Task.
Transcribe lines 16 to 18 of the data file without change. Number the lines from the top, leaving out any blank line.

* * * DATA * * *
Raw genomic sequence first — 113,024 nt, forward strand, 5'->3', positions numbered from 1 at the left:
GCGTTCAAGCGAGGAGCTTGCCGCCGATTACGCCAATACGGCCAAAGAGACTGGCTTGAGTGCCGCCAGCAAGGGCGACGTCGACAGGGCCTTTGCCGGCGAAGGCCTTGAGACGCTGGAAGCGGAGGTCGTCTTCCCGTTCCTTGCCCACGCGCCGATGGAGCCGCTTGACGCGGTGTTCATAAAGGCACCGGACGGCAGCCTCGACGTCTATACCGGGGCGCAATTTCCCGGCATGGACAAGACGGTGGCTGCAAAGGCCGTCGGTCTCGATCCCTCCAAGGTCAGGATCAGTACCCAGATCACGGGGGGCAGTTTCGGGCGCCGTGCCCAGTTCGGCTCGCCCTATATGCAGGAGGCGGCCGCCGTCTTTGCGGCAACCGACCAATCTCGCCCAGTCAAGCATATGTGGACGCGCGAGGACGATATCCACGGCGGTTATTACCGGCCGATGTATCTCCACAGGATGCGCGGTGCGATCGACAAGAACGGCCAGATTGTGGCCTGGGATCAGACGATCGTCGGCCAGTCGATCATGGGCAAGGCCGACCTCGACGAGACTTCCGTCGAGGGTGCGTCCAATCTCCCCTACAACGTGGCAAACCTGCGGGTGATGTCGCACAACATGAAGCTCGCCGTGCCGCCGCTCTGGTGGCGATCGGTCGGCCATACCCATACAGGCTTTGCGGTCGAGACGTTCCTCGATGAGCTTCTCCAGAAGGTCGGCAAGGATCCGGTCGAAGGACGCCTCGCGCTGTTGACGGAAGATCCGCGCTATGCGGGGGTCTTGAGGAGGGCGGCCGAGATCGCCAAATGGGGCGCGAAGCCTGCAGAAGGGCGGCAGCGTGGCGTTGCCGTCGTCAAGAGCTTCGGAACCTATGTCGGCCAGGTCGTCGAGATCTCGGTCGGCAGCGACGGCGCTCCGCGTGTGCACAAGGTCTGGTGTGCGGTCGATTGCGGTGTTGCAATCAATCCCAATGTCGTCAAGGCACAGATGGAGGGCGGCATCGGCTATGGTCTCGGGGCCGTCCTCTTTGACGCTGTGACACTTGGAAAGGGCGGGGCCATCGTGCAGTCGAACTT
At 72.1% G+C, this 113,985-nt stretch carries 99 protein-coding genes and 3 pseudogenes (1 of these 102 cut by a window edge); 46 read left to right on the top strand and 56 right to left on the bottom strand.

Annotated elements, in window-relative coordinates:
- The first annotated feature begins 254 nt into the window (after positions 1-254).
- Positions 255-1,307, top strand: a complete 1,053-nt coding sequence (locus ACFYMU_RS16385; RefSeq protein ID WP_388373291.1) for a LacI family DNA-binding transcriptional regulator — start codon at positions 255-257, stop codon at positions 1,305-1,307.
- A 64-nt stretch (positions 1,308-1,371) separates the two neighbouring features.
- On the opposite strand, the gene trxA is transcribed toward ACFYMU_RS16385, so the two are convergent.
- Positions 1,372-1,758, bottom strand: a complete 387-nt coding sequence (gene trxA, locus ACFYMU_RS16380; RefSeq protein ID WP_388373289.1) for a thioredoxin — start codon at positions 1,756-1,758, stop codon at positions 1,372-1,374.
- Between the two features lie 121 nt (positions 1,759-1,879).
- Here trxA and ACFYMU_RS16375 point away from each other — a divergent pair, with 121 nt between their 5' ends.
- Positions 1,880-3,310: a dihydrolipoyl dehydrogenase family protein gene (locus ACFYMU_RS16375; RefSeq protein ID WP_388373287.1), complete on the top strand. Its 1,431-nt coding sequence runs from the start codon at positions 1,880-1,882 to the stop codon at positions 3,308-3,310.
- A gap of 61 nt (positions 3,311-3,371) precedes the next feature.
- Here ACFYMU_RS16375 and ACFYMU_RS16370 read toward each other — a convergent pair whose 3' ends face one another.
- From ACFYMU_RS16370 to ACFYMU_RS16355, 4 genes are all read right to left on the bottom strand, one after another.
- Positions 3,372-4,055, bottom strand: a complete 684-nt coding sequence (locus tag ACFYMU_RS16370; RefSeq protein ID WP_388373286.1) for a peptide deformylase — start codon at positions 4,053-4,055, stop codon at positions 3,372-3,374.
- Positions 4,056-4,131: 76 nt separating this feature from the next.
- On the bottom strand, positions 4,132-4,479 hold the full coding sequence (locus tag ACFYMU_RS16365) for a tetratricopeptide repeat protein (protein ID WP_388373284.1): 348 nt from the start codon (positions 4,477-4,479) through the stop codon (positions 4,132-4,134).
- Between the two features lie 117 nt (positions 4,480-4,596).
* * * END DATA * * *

- Positions 3,372-4,055, bottom strand: a complete 684-nt coding sequence (locus tag ACFYMU_RS16370; RefSeq protein ID WP_388373286.1) for a peptide deformylase — start codon at positions 4,053-4,055, stop codon at positions 3,372-3,374.
- Positions 4,056-4,131: 76 nt separating this feature from the next.
- On the bottom strand, positions 4,132-4,479 hold the full coding sequence (locus tag ACFYMU_RS16365) for a tetratricopeptide repeat protein (protein ID WP_388373284.1): 348 nt from the start codon (positions 4,477-4,479) through the stop codon (positions 4,132-4,134).